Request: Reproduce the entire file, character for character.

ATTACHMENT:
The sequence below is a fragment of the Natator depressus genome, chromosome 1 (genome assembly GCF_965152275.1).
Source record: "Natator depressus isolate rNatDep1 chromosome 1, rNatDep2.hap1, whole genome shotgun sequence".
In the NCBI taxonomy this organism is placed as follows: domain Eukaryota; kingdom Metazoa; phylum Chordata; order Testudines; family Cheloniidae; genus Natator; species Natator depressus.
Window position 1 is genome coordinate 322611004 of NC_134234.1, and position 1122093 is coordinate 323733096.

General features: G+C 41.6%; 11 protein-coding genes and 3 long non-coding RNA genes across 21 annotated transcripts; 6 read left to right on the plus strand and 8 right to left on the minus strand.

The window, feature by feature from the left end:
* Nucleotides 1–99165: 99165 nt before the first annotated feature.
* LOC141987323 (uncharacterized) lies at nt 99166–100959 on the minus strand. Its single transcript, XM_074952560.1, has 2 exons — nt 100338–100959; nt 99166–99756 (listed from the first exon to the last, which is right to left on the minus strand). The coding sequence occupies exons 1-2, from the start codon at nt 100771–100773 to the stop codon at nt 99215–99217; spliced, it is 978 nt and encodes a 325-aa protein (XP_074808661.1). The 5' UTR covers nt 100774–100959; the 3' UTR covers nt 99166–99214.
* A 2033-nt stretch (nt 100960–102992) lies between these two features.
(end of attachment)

The sequence below is a fragment of the Natator depressus genome, chromosome 1 (genome assembly GCF_965152275.1).
Source record: "Natator depressus isolate rNatDep1 chromosome 1, rNatDep2.hap1, whole genome shotgun sequence".
In the NCBI taxonomy this organism is placed as follows: domain Eukaryota; kingdom Metazoa; phylum Chordata; order Testudines; family Cheloniidae; genus Natator; species Natator depressus.
Window position 1 is genome coordinate 322611004 of NC_134234.1, and position 1122093 is coordinate 323733096.

General features: G+C 41.6%; 11 protein-coding genes and 3 long non-coding RNA genes across 21 annotated transcripts; 6 read left to right on the plus strand and 8 right to left on the minus strand.

The window, feature by feature from the left end:
* Nucleotides 1–99165: 99165 nt before the first annotated feature.
* LOC141987323 (uncharacterized) lies at nt 99166–100959 on the minus strand. Its single transcript, XM_074952560.1, has 2 exons — nt 100338–100959; nt 99166–99756 (listed from the first exon to the last, which is right to left on the minus strand). The coding sequence occupies exons 1-2, from the start codon at nt 100771–100773 to the stop codon at nt 99215–99217; spliced, it is 978 nt and encodes a 325-aa protein (XP_074808661.1). The 5' UTR covers nt 100774–100959; the 3' UTR covers nt 99166–99214.
* A 2033-nt stretch (nt 100960–102992) lies between these two features.